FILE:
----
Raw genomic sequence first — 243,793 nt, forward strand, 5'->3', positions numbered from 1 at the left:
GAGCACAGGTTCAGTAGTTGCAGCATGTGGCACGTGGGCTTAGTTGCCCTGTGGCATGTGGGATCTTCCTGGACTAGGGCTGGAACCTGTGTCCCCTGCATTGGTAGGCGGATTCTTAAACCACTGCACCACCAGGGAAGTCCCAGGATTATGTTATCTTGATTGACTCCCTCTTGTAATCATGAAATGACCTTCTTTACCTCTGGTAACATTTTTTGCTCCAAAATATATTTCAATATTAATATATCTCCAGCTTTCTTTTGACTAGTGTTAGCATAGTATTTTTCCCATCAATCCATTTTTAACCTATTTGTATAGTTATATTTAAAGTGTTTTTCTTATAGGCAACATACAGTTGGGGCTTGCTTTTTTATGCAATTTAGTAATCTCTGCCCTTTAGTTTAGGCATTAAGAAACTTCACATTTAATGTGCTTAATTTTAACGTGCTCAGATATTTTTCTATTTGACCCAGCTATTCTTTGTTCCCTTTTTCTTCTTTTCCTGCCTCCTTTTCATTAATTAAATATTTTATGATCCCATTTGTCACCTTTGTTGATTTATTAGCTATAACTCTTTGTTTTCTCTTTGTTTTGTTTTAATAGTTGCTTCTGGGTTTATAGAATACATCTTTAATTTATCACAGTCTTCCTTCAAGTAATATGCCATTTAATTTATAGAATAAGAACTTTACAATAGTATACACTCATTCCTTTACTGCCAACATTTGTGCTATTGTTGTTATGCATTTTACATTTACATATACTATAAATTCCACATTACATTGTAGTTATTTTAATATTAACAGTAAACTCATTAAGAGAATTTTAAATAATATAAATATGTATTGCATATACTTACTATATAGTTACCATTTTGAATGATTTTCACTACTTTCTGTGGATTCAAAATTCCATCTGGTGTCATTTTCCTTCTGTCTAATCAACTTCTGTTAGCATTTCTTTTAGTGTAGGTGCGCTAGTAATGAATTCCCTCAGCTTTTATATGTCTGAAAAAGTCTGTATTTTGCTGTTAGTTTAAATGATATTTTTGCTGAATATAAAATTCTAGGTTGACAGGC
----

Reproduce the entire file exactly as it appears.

Raw genomic sequence first — 243,793 nt, forward strand, 5'->3', positions numbered from 1 at the left:
GAGCACAGGTTCAGTAGTTGCAGCATGTGGCACGTGGGCTTAGTTGCCCTGTGGCATGTGGGATCTTCCTGGACTAGGGCTGGAACCTGTGTCCCCTGCATTGGTAGGCGGATTCTTAAACCACTGCACCACCAGGGAAGTCCCAGGATTATGTTATCTTGATTGACTCCCTCTTGTAATCATGAAATGACCTTCTTTACCTCTGGTAACATTTTTTGCTCCAAAATATATTTCAATATTAATATATCTCCAGCTTTCTTTTGACTAGTGTTAGCATAGTATTTTTCCCATCAATCCATTTTTAACCTATTTGTATAGTTATATTTAAAGTGTTTTTCTTATAGGCAACATACAGTTGGGGCTTGCTTTTTTATGCAATTTAGTAATCTCTGCCCTTTAGTTTAGGCATTAAGAAACTTCACATTTAATGTGCTTAATTTTAACGTGCTCAGATATTTTTCTATTTGACCCAGCTATTCTTTGTTCCCTTTTTCTTCTTTTCCTGCCTCCTTTTCATTAATTAAATATTTTATGATCCCATTTGTCACCTTTGTTGATTTATTAGCTATAACTCTTTGTTTTCTCTTTGTTTTGTTTTAATAGTTGCTTCTGGGTTTATAGAATACATCTTTAATTTATCACAGTCTTCCTTCAAGTAATATGCCATTTAATTTATAGAATAAGAACTTTACAATAGTATACACTCATTCCTTTACTGCCAACATTTGTGCTATTGTTGTTATGCATTTTACATTTACATATACTATAAATTCCACATTACATTGTAGTTATTTTAATATTAACAGTAAACTCATTAAGAGAATTTTAAATAATATAAATATGTATTGCATATACTTACTATATAGTTACCATTTTGAATGATTTTCACTACTTTCTGTGGATTCAAAATTCCATCTGGTGTCATTTTCCTTCTGTCTAATCAACTTCTGTTAGCATTTCTTTTAGTGTAGGTGCGCTAGTAATGAATTCCCTCAGCTTTTATATGTCTGAAAAAGTCTGTATTTTGCTGTTAGTTTAAATGATATTTTTGCTGAATATAAAATTCTAGGTTGACAGGC